Shoppers hunt for deals but state of economy makes bargains elusive

NEW YORK – Shoppers holding out for great deals – and much-needed relief from rising costs on just about everything – may be disappointed as they head into the busiest shopping season of the year.

While retailers are running sales of 30%, 50% and 70% off everything from televisions to electronics, many items will still cost more than they did last year due to inflation and finding a real bargain can be a challenge.

From September to October, consumers paid about 18% more for furniture and appliances than they did a year ago, according to the latest analysis of large data company DataWeave, which tracks prices on hundreds of thousands of items at about a dozen retailers including Amazon. and Target. For toys, they pay about 2% more.

Things are looking better for shoppers — they paid nearly 5% less compared to last fall, according to DataWeave. Meanwhile, shoe prices are stable.

“It’s just a weird time for everyone to figure out what the real value is, and what the real value is,” said Nikki Baird, vice president of strategy for Aptos, a technology marketing firm. “Consumers are very bad at discount math, and sellers are fully aware of it and doing everything they can to take advantage.”

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William Wang, 24, who teaches mathematics at a high school, says that it is more likely to notice the increase in the price of everyday things – like his quesadilla that now costs $ 8 at his local deli – than gifts he will spend money on once a year.

The Brooklyn, New York resident said: “I feel like everything is too expensive. But mainly I keep track of it with small things, like food.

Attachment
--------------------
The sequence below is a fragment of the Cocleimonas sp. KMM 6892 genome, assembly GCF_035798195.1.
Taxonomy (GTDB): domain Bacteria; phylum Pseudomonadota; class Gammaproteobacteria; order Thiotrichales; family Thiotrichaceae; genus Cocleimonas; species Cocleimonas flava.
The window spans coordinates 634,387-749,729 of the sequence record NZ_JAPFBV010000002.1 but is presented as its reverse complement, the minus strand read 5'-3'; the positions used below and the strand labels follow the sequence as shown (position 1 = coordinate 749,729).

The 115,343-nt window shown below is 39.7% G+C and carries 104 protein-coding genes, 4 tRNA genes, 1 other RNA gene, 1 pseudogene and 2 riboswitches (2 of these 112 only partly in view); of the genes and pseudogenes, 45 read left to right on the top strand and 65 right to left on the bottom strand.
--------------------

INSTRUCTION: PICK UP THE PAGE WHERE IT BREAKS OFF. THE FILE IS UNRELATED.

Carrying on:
The latest government sales report shows retail sales increased last month despite adjusting for inflation. That underscores some resilience among shoppers heading into the Black Friday weekend, starting this season.

But cracks appear.

Third quarter results from major retailers show that consumers are not willing to pay full price and wait for prices. Kohl’s, Target and Macy’s have all been noted Americans have slowed their spending over the past few weeks.

It’s a big change from last year’s holiday season when shoppers started their holiday shopping as early as October fearing they wouldn’t be able to find what they needed amid pandemic-induced supply chains. They were also flushed with money from the government’s stimulus package. Sellers were struggling to deliver so they didn’t have to compromise too much.

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Michael Liersch, head of consulting and planning at Wells Fargo, said that during the holiday shopping season, it is possible that things “will look discounted or feel discounted, or it will look like there are big offers” but between the increase in prices and “decrease in prices” – when manufacturers cut back package size quietly without lowering the price – not always.

This trend was played out in DataWeave’s latest search for diversity. For example, the Cuisinart two-speed blender, listed at $59.99 but discounted 25%, was available for $44.99 at the grocery chain Fred Meyer. But it was still more expensive than last year’s blender, available for $39.99, after a 20% discount from the lowest list price of $49.99.

At Kohl’s, shoppers paid more for Nunn Bush Baker Street men’s dress shoes this past fall than last year when discounts were really big, and list prices were lower. The shoes were available for $79.99 after nearly 16% of the suggested retail price of $95; last year, the shoes were available for $59.99 after a 29% discount from the low list price of $85.

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Kevin Brasler, executive editor of Consumers’ Checkbook, a non-profit consumer organization, noted that researchers spent 33 weeks starting February 9 to track sales prices at 25 major retailers. They found the sale prices of many stores – even those that promote great savings – fake discounts, and sellers offer the same “sale price” more than half the time. After all, for many sellers, the “standard price” or “range” price listed is rarely what buyers will pay, Brasler said.

However, under-inflationary buyers like Yoki Hanley are willing to take their chances and hold on to the bargain. So far, she doesn’t feel like she’s getting good deals on her eight grandchildren and plans to delay her shopping until the last week before Christmas.

“Everything escalated so much that my little egg disappeared faster than I expected,” said the St. Louis resident. “I will wait until the last minute. They will find it, but it will come late.”


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